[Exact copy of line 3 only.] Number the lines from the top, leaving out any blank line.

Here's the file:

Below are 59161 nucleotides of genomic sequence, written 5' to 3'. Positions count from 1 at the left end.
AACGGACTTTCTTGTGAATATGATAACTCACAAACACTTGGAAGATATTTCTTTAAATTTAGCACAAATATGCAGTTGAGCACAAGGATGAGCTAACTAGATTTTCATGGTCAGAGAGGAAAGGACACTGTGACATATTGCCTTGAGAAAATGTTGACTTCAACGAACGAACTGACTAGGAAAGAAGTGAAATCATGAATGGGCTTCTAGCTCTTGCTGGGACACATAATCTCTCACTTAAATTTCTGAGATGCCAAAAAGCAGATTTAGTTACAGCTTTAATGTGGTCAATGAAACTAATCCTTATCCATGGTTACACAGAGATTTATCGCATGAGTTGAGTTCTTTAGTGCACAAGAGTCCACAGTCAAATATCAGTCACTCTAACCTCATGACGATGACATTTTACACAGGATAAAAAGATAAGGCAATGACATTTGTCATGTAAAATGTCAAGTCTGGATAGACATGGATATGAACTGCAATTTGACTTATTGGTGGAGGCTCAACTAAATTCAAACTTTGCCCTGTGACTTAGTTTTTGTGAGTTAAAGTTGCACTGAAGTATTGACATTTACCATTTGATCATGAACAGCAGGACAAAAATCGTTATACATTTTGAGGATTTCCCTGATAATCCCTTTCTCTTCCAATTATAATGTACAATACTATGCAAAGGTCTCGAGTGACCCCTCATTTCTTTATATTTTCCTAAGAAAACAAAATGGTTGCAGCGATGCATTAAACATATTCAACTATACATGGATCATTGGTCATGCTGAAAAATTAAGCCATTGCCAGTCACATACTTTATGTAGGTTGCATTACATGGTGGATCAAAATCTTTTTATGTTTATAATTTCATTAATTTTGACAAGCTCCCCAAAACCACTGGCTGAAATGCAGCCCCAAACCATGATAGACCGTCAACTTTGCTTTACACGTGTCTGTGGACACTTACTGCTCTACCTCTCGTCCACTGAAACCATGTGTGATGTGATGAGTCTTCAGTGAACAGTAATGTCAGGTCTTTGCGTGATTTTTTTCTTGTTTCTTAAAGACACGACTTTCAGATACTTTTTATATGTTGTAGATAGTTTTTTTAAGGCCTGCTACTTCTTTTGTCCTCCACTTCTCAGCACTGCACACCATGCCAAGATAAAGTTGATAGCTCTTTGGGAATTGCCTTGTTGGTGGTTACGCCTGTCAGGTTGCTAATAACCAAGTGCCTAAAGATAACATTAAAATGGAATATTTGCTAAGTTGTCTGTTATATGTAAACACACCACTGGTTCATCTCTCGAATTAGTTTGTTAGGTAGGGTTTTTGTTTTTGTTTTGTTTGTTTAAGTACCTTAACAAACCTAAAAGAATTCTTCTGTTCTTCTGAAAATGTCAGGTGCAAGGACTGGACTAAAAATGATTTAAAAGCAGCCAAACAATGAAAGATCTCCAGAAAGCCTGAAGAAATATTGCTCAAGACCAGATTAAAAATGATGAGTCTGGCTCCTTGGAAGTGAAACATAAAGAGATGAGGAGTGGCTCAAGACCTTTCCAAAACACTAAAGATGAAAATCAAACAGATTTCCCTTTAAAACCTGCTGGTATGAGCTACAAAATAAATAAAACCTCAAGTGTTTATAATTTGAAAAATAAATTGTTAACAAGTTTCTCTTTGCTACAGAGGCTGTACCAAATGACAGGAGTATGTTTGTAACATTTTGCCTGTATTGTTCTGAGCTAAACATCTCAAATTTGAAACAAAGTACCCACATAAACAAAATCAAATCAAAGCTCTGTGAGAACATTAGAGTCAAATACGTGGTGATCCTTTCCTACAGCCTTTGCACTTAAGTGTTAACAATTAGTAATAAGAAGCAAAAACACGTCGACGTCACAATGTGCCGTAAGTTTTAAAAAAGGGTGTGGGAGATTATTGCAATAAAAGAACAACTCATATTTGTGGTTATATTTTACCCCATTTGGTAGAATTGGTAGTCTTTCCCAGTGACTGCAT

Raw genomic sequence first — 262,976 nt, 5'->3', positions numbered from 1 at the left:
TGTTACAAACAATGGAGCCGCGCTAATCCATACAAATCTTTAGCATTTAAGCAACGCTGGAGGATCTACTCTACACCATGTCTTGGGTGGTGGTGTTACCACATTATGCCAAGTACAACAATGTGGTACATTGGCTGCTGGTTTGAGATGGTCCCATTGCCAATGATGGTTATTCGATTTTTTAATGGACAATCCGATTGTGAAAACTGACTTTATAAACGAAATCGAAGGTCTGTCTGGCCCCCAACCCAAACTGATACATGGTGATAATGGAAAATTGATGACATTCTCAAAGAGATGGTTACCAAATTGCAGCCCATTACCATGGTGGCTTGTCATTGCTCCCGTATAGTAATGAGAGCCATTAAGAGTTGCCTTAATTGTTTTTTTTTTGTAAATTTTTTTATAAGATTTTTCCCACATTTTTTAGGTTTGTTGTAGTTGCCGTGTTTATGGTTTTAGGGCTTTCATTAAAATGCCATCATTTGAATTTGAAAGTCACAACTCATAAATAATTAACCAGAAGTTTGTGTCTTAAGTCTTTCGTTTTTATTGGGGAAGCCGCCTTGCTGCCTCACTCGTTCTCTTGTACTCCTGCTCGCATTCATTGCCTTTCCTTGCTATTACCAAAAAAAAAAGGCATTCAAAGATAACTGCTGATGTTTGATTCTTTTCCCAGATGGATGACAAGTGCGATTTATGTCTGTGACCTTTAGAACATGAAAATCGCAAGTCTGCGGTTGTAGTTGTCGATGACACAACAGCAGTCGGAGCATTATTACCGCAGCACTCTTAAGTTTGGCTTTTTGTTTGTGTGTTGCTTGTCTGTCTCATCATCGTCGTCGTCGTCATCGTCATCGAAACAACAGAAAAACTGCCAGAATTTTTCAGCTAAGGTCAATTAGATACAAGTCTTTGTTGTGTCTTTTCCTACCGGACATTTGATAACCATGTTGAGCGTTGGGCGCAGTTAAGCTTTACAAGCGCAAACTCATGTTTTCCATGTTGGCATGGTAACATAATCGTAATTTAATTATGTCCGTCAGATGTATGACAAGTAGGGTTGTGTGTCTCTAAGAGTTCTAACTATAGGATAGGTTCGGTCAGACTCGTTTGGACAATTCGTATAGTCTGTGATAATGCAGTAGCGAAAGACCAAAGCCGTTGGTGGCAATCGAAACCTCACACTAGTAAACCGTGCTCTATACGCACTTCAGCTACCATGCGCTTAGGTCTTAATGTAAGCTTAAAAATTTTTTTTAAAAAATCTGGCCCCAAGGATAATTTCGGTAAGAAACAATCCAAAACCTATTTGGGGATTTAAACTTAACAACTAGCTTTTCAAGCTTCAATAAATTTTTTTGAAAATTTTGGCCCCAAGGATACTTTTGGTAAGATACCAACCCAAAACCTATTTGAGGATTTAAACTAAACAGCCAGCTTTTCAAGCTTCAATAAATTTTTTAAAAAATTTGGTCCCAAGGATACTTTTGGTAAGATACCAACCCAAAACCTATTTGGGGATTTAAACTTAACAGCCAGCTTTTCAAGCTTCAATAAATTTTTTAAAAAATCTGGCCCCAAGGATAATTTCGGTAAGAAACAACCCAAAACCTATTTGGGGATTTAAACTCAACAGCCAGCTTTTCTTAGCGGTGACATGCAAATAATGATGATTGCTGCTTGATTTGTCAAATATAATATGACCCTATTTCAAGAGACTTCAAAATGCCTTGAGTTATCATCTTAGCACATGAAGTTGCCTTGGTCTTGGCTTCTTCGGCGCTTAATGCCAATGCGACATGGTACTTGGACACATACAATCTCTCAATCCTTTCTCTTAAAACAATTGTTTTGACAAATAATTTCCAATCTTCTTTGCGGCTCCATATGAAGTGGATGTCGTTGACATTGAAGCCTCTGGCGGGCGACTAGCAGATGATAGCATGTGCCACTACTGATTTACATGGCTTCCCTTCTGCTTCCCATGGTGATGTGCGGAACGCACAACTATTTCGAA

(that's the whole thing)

Raw genomic sequence first — 262,976 nt, 5'->3', positions numbered from 1 at the left: